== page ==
Hepatotoxic and nephrotoxic effects of atrazine on adult male xenopus laevis frogs: a laboratory study

Sena, Lynette Rufaro
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Atrazine, an extensively used herbicide is amongst the commonly detected herbicides in groundwater. Atrazine concentrations as low as 0.01μg/l have been implicated to affect frog populations, thus much attention has been placed on its use and safety. Several studies have examined atrazine effects on reproductive organs, immune systems and population fitness of adult Xenopus laevis species and we found no studies on the effects of atrazine on the liver and kidney. This study investigated biochemical and histopathological effects of chronic exposure to atrazine on livers and kidneys of adult Xenopus laevis frogs, post metamorphosis. Forty male frogs were randomly divided into four groups (A -D) of 10 frogs each, housed in stainless silver tanks with 60L of water and atrazine concentration of 0μg/l A: control, B: 0.01μg/l, C: 200μg/l and D: 500μg/l respectively, for 90 days. Liver (ALT, ALKp and AST) and kidney (urea, creatinine) biomarkers, malondialdehyde, an indicator of lipid peroxidation, histopathology, melanomacrophage percentage area and fibrosis were examined. Significant increases of ALT and creatinine were observed at 200 and 500μg/l (P<0.05). Malondialdehyde was significantly increased at 500μg/l (P<0.05). Histopathologically, the liver showed disorganization in the arrangement of hepatic cords, hypertrophied hepatocytes, hepatocyte vacuolization, vascular congestion and dilation, infiltration of inflammatory cells and apoptosis and/or necrosis, with the highest atrazine concentration causing the most adverse effects. The kidney showed glomerular atrophy and degeneration, tubular lumen dilation, vacuolization and degeneration of thick loop of Henle tubule epithelial cells. Melanomacrophage percentage areas were significantly decreased at 0.01μg/l and 500μg/l and significantly increased at 200μg/l (P<0.05). No significant fibrosis was observed in all treated groups. The results suggest that very low and high environmentally relevant doses of atrazine have the ability to adversely affect organs of amphibian species and potentially related aquatic organisms.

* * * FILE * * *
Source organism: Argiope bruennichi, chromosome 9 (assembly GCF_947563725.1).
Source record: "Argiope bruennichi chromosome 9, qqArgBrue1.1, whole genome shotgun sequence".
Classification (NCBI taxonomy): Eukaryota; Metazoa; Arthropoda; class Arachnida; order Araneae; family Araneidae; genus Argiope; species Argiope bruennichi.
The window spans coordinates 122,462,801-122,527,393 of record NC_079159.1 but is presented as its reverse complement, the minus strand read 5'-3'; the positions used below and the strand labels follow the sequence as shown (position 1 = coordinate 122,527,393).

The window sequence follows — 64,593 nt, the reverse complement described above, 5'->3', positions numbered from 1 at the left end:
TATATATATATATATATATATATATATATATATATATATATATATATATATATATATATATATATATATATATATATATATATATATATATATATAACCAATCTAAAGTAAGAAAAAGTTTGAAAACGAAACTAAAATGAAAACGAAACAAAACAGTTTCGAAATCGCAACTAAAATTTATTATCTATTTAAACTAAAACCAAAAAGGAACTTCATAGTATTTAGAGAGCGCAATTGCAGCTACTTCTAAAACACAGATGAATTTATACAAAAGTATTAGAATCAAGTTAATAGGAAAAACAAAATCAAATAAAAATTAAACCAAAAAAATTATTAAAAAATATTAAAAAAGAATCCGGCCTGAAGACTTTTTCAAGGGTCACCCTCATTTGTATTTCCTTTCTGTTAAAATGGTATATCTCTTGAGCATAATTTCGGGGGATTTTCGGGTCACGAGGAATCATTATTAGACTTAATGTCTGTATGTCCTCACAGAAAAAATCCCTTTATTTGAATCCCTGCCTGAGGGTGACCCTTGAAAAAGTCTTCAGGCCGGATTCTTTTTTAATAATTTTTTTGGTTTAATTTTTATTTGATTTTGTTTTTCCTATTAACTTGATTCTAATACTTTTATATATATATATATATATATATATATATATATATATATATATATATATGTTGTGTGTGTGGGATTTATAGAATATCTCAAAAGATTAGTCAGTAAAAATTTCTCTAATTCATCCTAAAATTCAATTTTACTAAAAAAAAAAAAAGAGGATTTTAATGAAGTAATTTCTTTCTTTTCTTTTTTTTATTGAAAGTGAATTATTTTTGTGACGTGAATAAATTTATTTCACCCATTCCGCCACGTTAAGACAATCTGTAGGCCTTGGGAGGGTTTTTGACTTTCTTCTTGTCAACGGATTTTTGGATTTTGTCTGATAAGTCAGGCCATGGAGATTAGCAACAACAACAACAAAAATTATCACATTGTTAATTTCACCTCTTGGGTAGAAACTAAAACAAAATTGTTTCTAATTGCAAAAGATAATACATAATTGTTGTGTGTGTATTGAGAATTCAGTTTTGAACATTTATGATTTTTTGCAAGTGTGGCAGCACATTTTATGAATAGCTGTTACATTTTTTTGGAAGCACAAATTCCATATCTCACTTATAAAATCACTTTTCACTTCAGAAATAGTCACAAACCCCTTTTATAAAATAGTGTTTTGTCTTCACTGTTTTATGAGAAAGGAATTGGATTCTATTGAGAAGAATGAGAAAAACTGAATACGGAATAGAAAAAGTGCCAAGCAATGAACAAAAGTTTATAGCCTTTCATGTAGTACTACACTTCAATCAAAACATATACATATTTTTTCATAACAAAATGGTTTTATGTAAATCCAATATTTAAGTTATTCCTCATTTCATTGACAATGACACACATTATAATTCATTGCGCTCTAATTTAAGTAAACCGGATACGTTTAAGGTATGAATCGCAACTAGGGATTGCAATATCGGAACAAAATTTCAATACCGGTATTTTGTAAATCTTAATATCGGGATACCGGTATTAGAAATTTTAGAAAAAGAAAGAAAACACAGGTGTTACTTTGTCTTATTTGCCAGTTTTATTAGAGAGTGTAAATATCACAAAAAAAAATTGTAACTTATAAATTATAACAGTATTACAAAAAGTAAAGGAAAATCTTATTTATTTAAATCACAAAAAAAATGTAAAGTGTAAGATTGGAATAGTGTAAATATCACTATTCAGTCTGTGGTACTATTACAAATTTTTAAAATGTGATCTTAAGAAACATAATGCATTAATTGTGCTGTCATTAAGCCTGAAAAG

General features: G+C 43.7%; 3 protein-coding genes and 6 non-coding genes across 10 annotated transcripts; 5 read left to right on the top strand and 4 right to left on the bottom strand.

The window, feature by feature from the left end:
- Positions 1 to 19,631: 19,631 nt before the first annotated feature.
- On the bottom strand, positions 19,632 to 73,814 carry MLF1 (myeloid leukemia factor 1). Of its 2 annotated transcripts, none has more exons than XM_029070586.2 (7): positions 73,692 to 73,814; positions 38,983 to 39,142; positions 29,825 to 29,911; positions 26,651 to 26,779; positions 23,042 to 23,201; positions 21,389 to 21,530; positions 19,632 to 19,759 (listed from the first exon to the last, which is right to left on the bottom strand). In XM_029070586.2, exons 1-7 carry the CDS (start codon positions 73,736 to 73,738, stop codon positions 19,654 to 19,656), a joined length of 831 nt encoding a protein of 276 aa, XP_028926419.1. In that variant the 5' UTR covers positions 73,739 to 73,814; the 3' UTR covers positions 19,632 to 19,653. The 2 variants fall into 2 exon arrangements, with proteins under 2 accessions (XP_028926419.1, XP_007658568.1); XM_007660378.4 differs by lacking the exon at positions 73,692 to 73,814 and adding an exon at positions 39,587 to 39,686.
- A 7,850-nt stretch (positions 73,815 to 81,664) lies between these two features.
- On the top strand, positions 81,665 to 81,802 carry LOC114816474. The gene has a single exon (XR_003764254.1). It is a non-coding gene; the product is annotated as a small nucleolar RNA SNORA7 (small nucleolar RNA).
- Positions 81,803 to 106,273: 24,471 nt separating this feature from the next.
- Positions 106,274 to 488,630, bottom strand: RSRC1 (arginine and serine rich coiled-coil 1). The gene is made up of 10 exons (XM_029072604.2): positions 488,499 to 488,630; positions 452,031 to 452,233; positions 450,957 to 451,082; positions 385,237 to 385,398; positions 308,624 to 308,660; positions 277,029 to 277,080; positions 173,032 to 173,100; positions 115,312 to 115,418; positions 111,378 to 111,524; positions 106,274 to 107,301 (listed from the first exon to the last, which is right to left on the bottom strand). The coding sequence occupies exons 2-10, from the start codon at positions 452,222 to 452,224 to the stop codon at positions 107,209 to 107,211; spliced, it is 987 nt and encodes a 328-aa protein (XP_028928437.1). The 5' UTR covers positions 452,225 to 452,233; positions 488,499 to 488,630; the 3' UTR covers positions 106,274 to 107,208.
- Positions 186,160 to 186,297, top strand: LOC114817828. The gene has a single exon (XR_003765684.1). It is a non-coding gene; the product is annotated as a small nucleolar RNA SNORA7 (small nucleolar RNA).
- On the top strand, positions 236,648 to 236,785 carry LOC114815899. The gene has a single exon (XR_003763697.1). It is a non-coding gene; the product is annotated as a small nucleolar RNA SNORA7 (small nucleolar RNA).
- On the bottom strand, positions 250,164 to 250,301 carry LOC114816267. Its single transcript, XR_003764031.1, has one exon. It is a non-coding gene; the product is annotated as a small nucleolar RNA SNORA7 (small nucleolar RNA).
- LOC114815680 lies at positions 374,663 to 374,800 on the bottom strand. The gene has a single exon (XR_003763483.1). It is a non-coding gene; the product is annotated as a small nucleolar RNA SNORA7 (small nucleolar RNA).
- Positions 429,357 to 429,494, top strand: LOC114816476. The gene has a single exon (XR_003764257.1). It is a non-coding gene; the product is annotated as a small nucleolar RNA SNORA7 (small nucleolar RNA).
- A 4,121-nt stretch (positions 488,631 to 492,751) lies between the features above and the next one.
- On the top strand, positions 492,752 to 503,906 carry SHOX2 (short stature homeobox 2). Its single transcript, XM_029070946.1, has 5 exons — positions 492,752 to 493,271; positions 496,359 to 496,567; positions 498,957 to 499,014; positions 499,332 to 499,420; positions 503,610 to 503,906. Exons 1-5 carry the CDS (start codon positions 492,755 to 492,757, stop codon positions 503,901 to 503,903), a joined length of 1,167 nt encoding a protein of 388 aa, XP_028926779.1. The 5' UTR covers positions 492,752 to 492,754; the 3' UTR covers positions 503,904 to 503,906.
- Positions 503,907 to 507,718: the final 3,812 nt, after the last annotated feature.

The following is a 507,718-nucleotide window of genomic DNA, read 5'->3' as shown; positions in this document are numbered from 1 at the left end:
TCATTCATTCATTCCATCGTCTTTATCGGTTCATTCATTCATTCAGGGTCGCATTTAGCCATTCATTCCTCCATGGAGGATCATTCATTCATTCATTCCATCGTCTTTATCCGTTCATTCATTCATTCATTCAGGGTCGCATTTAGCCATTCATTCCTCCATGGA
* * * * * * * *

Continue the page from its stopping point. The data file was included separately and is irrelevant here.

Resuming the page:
A Dissertation submitted to the Faculty of Health Sciences, University of the Witwatersrand, Johannesburg, in fulfilment of the requirements for the degree of Master of Science in Medicine University of the Witwatersrand Parktown, Johannesburg, South Africa June 2017